Where can I go from your spirit? Or where can I flee from your presence?
-Psalm 139:7, NRSV
Yesterday afternoon, as I watched (via livestream) the ordination service of the 234th session of the Eastern Pennsylvania Annual Conference, I found myself reflecting on those words from Psalm 139. I found myself reflecting on those words… because those words, more than any others, capture my own experience of being called to ministry.
I don’t remember the particulars of her story. I don’t remember the specifics of what she said. What I do remember was that in that moment — in that quiet, life-altering moment — I came to realize that God still speaks. Strange as it sounds, I had never realized that before. God still speaks. Not just a long time ago, and not just with words, and not just to people who are particularly holy, and not just to people who make cameo appearances in the Bible, but to people like me. God was speaking, and what’s more, God was speaking something downright ludicrous. God was telling me to become a pastor. It was unmistakably certain, undeniably clear: God was speaking and telling me to be a pastor.
So what did I do? How did I react when I sensed that God… my God… the God of all heaven and earth… was speaking to me, calling out to me, giving me a new plan and purpose for my life? How did I react?
I reacted the same way that any reasonable, rational person would react. I freaked out. I did. I convinced myself that I was imagining it, that I would come to my senses eventually. I just had to ignore it. Nothing a little avoidance wouldn’t solve, right? Ignore it, and it would go away. Ignore God, and God would go away. That was the plan.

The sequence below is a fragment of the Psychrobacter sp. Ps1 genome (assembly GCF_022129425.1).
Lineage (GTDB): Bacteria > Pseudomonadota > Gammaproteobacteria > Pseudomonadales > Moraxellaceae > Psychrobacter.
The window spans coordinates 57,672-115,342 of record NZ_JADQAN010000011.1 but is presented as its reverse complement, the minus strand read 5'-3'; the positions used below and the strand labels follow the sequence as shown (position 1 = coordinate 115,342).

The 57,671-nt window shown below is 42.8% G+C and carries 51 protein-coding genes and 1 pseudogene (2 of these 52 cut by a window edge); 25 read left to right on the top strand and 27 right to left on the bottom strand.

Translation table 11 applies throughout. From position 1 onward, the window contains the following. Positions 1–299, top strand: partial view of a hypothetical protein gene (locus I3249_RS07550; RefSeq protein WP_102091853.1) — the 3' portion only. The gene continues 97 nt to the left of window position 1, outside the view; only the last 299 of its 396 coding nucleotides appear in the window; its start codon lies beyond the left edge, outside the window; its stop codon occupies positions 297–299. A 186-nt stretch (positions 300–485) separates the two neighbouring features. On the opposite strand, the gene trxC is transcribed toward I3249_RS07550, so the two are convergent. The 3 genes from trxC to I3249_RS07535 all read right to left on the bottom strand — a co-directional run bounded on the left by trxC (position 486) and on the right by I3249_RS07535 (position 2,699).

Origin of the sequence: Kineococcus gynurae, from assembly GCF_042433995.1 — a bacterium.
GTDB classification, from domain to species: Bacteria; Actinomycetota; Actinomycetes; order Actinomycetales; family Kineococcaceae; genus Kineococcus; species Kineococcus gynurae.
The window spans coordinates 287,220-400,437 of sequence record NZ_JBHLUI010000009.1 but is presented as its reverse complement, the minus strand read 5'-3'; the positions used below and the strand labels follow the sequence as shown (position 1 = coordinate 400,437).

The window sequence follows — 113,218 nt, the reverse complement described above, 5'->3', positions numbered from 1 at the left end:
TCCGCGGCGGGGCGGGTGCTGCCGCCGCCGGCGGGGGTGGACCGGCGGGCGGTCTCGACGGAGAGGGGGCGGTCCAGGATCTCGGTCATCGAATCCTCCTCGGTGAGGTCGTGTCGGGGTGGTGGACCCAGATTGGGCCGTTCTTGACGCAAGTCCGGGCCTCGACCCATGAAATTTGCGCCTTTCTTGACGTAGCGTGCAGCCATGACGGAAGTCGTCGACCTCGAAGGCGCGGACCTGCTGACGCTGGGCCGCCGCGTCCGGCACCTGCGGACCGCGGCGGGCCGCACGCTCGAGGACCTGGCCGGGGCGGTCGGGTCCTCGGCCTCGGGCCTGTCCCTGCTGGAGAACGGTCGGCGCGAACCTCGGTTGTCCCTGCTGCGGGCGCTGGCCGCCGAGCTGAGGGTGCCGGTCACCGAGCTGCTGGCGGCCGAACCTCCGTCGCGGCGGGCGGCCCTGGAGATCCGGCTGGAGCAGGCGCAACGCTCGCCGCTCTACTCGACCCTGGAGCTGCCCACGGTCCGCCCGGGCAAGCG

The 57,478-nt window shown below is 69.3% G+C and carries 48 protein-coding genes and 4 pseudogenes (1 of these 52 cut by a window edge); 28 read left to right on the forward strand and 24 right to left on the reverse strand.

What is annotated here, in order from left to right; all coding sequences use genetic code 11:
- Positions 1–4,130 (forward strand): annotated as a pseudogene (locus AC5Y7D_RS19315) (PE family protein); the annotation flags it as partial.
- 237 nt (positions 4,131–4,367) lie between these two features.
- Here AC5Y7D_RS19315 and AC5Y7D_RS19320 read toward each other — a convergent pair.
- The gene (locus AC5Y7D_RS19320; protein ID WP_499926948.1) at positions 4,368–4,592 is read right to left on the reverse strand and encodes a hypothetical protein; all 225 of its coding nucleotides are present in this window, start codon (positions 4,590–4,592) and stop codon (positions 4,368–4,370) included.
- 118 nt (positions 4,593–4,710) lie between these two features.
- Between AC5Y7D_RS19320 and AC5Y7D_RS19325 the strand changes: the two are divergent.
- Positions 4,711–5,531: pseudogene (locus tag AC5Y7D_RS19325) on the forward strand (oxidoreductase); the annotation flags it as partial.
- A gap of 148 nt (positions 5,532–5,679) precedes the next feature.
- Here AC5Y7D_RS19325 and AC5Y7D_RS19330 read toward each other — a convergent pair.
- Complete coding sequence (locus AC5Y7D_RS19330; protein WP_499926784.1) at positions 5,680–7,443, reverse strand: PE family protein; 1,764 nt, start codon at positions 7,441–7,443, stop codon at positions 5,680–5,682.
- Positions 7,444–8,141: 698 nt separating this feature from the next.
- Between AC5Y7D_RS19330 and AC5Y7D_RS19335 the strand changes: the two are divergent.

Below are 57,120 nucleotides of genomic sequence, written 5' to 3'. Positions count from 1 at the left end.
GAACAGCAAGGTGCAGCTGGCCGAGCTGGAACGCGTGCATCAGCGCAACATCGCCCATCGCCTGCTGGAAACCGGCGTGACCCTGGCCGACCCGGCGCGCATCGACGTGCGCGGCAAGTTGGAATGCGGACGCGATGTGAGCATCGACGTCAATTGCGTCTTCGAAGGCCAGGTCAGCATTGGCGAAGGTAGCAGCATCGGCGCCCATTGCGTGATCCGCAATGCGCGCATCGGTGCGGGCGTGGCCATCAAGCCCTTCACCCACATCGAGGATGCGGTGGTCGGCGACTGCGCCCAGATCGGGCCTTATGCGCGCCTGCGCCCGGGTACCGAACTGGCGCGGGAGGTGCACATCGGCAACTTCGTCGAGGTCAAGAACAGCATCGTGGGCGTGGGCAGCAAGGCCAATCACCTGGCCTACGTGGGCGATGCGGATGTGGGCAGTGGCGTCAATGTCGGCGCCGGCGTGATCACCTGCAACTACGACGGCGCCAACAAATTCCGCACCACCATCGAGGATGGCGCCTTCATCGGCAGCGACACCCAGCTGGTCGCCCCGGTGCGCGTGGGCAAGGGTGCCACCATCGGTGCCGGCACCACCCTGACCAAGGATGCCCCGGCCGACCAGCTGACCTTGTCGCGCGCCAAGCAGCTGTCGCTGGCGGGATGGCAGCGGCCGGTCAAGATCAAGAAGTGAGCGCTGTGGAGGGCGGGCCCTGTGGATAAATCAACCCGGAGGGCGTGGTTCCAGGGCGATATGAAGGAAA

Clearly, that plan worked out really well, right? See, on Sunday the 23rd of May, 2004, I felt God’s call to be a pastor… and on Monday the 24th of May, I did my level best to ignore it. I went to work at my summer job (I was a fill-in teller at a small local bank) and decided to distract myself by throwing myself into the world of personal finance. Certainly, I’d be able to ignore God there, right? God couldn’t possibly manage to sneak in amidst the account balances and deposit slips. I could ignore God in a bank.
If only I had read Psalm 139 that morning. Where can I go from your spirit? Or where can I flee from your presence? Or, in a 24th of May, 2004 translation: Where can I go to ignore you?
I thought I could ignore God in a bank… that is, until that Monday morning, when I looked through the drive-thru banking window and saw two nuns in a minivan. Later, as I ran errands during my lunch break, I noticed, as if for the first time, the signs in front of churches. One sign said, “You will be my witness!” Another: “Let the journey begin!” Are you kidding me? I thought. Subtlety, it appears, is not God’s strong suit.
God was speaking to me. God had finally gotten my attention — despite all my valiant efforts to ignore God — and now refused to let go. All day, I could think about nothing else. That night, when I got home, I emailed my pastor (I still couldn’t bring myself to go to her in person and actually say this bizarre thing out loud)… and that email started the journey that would forever change my life.
My pastor invited me to come with her to a conference worship service that would take place the next week, a service in which would-be pastors would be ordained. (Subtlety wasn’t my pastor’s strong suit, either.) As I sat in that room, watching these men and women step forward and hand their lives over to God, I knew that I was in the very right place at the very right time. When the bishop asked if there was anyone in the room who was discerning a call from God into ordained ministry, I stepped forward. Just me and God, alone together in a room full of hundreds of strangers… as I accepted God’s call on my life.
“Where can I go from your spirit?
Or where can I flee from your presence?” the psalmist asks.
“Nowhere” comes the answer.
And thank God for that.
As you reflect on the ways this un-fleeable God may be speaking to you, may you remember:
Our God is bigger than coronavirus.
Our vision is bigger than coronavirus, too.
We are people blessing people.
We are Wesley Church.
Get into the Sunday School spirit by joining us for our “Rally in the Gallery” — a virtual Rally Day pancake breakfast — on Saturday October 17 at 10:00 AM.. It’ll be a great way to connect with your church family!
RSVP here: https://forms.gle/gTbiVqtmfj2FJs7o7
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